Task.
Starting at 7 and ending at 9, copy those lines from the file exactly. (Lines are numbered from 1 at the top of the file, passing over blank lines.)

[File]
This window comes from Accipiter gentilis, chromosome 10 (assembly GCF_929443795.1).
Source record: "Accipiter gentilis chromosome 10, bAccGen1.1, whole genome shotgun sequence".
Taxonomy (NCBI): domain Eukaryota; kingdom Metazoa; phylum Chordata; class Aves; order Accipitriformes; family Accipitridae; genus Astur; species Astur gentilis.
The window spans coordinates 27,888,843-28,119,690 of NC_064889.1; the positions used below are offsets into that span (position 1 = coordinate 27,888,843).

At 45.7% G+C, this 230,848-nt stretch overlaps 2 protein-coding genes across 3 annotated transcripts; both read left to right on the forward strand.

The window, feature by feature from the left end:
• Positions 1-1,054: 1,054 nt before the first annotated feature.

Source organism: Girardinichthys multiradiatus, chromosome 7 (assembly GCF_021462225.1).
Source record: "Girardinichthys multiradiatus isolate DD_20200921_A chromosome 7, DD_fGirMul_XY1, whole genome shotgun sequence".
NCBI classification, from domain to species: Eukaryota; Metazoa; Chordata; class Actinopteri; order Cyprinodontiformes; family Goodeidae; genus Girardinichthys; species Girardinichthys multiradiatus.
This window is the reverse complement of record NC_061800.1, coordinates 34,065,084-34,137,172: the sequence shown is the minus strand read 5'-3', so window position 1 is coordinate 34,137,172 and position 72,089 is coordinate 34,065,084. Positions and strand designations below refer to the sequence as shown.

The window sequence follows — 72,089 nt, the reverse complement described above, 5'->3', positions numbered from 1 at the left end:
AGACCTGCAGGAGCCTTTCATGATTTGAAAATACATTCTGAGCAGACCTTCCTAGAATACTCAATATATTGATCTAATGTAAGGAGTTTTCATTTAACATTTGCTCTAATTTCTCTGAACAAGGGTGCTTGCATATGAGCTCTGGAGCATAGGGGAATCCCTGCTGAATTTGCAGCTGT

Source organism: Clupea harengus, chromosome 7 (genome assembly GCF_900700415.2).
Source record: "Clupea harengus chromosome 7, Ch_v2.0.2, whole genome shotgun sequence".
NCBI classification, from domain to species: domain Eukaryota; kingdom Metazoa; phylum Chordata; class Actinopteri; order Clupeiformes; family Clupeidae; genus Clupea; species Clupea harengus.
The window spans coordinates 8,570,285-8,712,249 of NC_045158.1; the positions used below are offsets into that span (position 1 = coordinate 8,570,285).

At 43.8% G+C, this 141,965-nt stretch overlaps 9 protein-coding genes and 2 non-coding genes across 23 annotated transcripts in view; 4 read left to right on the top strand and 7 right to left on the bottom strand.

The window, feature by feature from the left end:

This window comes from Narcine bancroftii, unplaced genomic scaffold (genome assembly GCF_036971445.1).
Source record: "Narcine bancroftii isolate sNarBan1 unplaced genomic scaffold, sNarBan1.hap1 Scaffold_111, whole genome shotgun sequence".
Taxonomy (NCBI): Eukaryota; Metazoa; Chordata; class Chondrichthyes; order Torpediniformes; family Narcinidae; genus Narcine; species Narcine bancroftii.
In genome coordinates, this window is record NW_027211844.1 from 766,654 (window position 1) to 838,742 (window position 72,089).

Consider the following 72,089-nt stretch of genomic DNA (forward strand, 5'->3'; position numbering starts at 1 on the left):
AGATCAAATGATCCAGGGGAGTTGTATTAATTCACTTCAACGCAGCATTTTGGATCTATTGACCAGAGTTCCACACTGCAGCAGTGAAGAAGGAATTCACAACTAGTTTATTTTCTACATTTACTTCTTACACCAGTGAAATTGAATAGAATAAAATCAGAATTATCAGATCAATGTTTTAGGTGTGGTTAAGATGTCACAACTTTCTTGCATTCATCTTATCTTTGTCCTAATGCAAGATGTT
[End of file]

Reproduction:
• Positions 1-1,054: 1,054 nt before the first annotated feature.

Source organism: Girardinichthys multiradiatus, chromosome 7 (assembly GCF_021462225.1).
Source record: "Girardinichthys multiradiatus isolate DD_20200921_A chromosome 7, DD_fGirMul_XY1, whole genome shotgun sequence".